In response to the recent escalation in Iraq, President Trump has ordered thousands more US troops to neighboring Kuwait—and hudreds more Marines into Iraq itself. The US and Iran are playing a geo-strategic game for control of Iraq, and the greater region. Both sides are treating the Iraqi people as pawns. As long as ISIS and Sunni jihadists remain a threat, Washington and Tehran can only push things so far. But things could still escalate toward US war with Iran, even if neither side is seeking that outcome. (Map: Perry-Castañeda Library Map Collection)

Iran
Tabandeh

Iran on edge following death of Sufi leader

The death of 92-year-old Noor-Ali Tabandeh, also known as Majzoub Ali Shah, leader of Iran’s Gonabadi Sufi order, prompted the regime to take pre-emptive measures against a new outbreak of protests. Riot police took over all streets leading to the hospital where he was held. Tabandeh was a harsh critic of Velayat-e Faqih (Guardianship of Islamic Jurists), the system by which Iran’s orthodox Shi’ite establishment has final say over all laws. He had been under effective house arrest since February 2018, when a wave of protests by Gonabadi dervishes against persecution of their Order led to hundreds of arrests. Since Tabandeh’s death, his followers on social media have been speculating that he was poisoned by the authorities. His passing comes as Iranian authorities have restricted mobile internet use in response to a new call for mass demonstrations. (Photo: Center for Human Rights in Iran)

Hotel Occupato

SQUAT CALABRIA

In the provincial city of Cosenza, in Italy’s traditionally marginalized southern region of Calabria, migrants and refugees from Africa and the Middle East are squatting empty buildings as they wait on their asylum claims or residency applications. They have the support of local Calabrese activist allies who are standing up to a growing xenophobic atmosphere in Italy. The country’s far-right interior minister Matteo Salvini was recently removed from power—but not before passing his draconian “Salvini Law,” which cracks down on squatters and migrants alike. The squatters of Cosenza recall that Salvini, who now demonizes immigrants under the slogan “Italians First,” rose to power by demonizing southern Italians in similar terms, as chief of the separatist Northern League. These activists link a regional pride to their solidarity efforts with the displaced from across the Mediterranean. Bill Weinberg offers a first-hand account for the Brooklyn Rail.

Continue ReadingSQUAT CALABRIA 
The Andes
Chapare

Bolivia: regime threatens autonomous Chapare

The new Bolivian regime’s Government Minister Arturo Murillo is threatening a military invasion of the eastern lowland region of Chapare, heartland of support for ousted president Evo Morales, which has become a de facto autonmous zone outside the control of La Paz. Murillo implied to reporters that planned new elections will not proceed until control over Chapare has been re-established. In the aftermath of the November coup, the Six Federations of the Tropic of Cochabamba, the cocalero alliance once led by Morales, mobilized to resist the new regime. The region was cut off by cocalero roadblocks, and several National Police statons burned. The roadblocks have since been relaxed, but large areas of the province are without any police presence and effectively independent. (Photo: Ollie Vargas via Twitter)

Syria
Idlib displaced

Syria: thousands flee intensified Idlib offensive

More than 235,000 people have fled from their homes in Syria’s rebel-held Idlib province over the past days, as the Assad regime and Russia escalate their campaign of aerial bombardment. A report from the UN Office for the Coordination of Humanitarian Affairs states that Ma’arrat An Nu’man and other towns in the province are now “almost empty,” while internally displaced persons (IDP) camps in the extreme northwest of the province are rapidly swelling. “Displacement during winter is further exacerbating the vulnerability of those affected,” the report states. Perversely, the renewed offensive comes days after Russia and China vetoed a UN Security Council resolution that would have extended cross-border aid convoys into Idlib from Turkey for another year—essentially condemning many of those not directly killed by the bombs to death by starvation and exposure. (Photo: UNHCR)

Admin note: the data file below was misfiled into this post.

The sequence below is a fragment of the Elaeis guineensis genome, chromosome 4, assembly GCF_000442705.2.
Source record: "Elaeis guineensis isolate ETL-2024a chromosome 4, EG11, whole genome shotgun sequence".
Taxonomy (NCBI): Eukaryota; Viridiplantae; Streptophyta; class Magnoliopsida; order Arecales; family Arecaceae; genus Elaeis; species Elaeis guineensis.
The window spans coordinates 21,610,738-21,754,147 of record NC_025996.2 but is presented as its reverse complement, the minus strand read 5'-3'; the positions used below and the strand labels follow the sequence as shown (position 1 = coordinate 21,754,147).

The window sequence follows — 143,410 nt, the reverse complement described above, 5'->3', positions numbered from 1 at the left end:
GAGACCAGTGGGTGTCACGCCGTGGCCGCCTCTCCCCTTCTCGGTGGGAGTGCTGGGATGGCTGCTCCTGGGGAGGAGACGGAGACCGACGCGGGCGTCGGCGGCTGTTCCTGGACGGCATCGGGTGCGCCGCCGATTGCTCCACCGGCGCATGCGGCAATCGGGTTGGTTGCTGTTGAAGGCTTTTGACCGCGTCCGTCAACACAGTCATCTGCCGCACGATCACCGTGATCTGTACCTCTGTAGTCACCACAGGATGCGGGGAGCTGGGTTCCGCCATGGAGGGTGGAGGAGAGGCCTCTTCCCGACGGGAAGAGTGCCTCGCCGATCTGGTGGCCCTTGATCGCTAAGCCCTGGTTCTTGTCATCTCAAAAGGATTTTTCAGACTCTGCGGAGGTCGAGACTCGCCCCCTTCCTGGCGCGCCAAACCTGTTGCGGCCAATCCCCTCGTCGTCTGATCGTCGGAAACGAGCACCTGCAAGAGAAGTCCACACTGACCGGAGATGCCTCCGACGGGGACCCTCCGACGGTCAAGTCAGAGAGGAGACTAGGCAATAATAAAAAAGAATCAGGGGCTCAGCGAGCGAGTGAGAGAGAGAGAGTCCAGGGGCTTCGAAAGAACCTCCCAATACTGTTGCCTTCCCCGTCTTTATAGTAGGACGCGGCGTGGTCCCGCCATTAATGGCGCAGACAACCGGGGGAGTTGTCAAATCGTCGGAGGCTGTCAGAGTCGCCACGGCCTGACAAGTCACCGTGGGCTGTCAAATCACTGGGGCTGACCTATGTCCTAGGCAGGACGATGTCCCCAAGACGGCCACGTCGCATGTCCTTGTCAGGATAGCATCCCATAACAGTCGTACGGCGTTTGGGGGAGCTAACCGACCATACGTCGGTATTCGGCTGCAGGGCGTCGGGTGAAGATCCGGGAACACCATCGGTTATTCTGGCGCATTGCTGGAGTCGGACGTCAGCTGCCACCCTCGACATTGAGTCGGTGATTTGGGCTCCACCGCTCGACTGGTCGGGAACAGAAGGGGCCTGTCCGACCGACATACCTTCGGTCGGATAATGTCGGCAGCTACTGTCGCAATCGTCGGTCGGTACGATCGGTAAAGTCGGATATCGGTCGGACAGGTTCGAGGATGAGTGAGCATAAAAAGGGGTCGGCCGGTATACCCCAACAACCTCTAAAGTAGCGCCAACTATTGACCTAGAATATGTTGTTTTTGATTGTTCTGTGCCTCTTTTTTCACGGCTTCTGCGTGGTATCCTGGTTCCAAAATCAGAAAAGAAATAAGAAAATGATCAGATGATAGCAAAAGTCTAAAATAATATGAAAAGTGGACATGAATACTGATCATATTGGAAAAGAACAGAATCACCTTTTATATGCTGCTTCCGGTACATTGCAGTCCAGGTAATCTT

gauri lankesh protest 759

2019: INDIA IMPROVES JOURNO-MURDER INDEX

As the year 2019 is approaching the finish line, India appears to have improved its journalist murder index—with authorities counting only two slain in circumstances directly related to their work this year. Reporters Without Borders counts nearly 50 journalists killed for their work worldwide to date this year (compared to 95 in 2018), and India’s share has also gone down considerably—from six last year. However, there were several other cases across India in which it is yet to be confirmed that the victims were targeted for media activities. And with multiple conflicts now escalating around the country, this promises to be a critical question in 2020. Nava Thakuria reports from Guwahati, in India’s strife-torn northeast.

Continue Reading2019: INDIA IMPROVES JOURNO-MURDER INDEX 
Planet Watch
Cumbre de los Pueblos

Madrid climate talks a total bust

Nearly half a million demonstrators gathered in Madrid as the UN Climate Change Conference (COP25) opened more than two weeks ago, with young Swedish activist Greta Thunberg the star of the show at a mass rally. But despite being the longest climate summit yet, the affair ultimately amounted to little. Nearly 27,000 delegates came together with the supposed aim of finalizing the “rulebook” of the Paris Agreement, which is to officially take effect in 2020—settling mechanisms for international cooperation under Article 6 of the deal. But, unable to agree on terms, delegates finally invoked “Rule 16” of the climate process—allowing them to put off the critical decisions for another year. This means there will have been no progress when COP26 is convened in Glasgow in November 2020. UN Secretary General António Guterres tweeted that he was “disappointed” with the results of COP25, and that “the international community lost an important opportunity.” (Photo: Global Justice Ecology Project)